(Vatican Radio) Pope Francis has proclaimed October, 2019 an “Extraordinary Missionary Month” to be marked and celebrated in the whole Church throughout the world, and entrusted the mission of the Church in the world especially to Pope St. John Paul II . The Holy Father recalled his intention to celebrate the Extraordinary Missionary Month on Sunday – World Mission Sunday – during the course of remarks to pilgrims and tourists gathered in St. Peter’s Square beneath the window of the Papal apartments in the Apostolic Palace, to pray the traditional Angelus with him at noon. “Today,” said Pope Francis , “ World Mission Day is celebrated, on the theme: Mission at the heart of the Christian faith . I urge everyone to live the joy of mission by witnessing the Gospel in the environs where each one lives and works.” The Holy Father went on to say, “At the same time, we are called upon to support with affection, concrete help, and prayer, the missionaries who have gone out to proclaim Christ to those who still do not know Him.” “I also recall,” he continued, “that I intend to promote an Extraordinary Missionary Month in October 2019 , in order to nourish the ardor of the evangelizing activity of the Church ad gentes . On the day of the liturgical memory of Saint John Paul II , missionary Pope, we entrust to his intercession the mission of the Church in the world.” (from Vatican Radio)... 20 hours 57 min

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From: The World Seen From Rome
Posted

Pope Francis on October 22, 2017, offered a special prayer intention for Kenya, in comments following the Sunday Angelus in St. Peter’s Square:

“I ask you to unite yourselves to my prayer for peace in the world. In these days I follow with special attention Kenya, which I visited in 2015, and for which I pray so that the whole country is able to address the present difficulties in an atmosphere of constructive dialogue, having at heart the quest for the common good.”

[Original text: Italian]  [ZENIT’s translation by Virginia M. Forrester]

 

JF

19 hours 47 min

Pope Francis on October 22, 2017 – World Mission Sunday – noted the upcoming 100th anniversary of the Apostolic Letter Maximum Illud, with which Pope Benedict XV sought to give new impetus to the missionary task of proclaiming the Gospel.

The Holy Father sent a letter to Cardinal Fernando Filoni, Prefect of the Congregation for the Evangelization of Peoples, noting “What Pope Benedict XV so greatly desired almost a century ago, and the Council reiterated some fifty years ago, remains timely.”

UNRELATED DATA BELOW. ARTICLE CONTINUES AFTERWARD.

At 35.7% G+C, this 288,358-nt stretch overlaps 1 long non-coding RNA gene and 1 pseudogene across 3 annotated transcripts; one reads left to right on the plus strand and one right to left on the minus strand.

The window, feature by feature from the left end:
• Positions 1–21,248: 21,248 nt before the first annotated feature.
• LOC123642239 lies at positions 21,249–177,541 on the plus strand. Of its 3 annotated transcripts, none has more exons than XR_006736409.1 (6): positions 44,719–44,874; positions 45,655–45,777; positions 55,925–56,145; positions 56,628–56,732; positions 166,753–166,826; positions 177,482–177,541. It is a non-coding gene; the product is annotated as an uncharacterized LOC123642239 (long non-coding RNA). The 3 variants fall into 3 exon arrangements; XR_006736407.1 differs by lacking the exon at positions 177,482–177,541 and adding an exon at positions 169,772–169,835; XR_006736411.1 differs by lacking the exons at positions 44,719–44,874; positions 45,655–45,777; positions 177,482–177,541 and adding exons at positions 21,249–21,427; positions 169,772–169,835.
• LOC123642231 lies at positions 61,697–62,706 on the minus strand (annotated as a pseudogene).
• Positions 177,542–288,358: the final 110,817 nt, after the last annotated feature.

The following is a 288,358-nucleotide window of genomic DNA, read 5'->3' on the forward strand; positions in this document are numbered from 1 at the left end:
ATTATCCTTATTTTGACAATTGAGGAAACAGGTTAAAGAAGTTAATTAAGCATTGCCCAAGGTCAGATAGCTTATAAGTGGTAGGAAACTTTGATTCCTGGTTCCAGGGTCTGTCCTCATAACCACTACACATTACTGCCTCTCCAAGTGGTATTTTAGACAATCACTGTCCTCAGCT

In that light, the Pope called for an “Extraordinary Missionary Month to be celebrated in October 2019, with the aim of fostering an increased awareness of the missio ad gentes and taking up again with renewed fervor the missionary transformation of the Church’s life and pastoral activity.”

 

Here is the Holy Father’s Letter:

To my Venerable Brother
Cardinal Fernando Filoni
Prefect of the Congregation for the Evangelization of Peoples

On 30 November 2019, we will celebrate the hundredth anniversary of the promulgation of the Apostolic Letter Maximum Illud, with which Pope Benedict XV sought to give new impetus to the missionary task of proclaiming the Gospel.  In 1919, in the wake of a tragic global conflict that he himself called a “useless slaughter,”[1] the Pope recognized the need for a more evangelical approach to missionary work in the world, so that it would be purified of any colonial overtones and kept far away from the nationalistic and expansionistic aims that had proved so disastrous.  “The Church of God is universal; she is not alien to any people,”[2] he wrote, firmly calling for the rejection of any form of particular interest, inasmuch as the proclamation and the love of the Lord Jesus, spread by holiness of one’s life and good works, are the sole purpose of missionary activity.  Benedict XV thus laid special emphasis on the missio ad gentes, employing the concepts and language of the time, in an effort to revive, particularly among the clergy, a sense of duty towards the missions.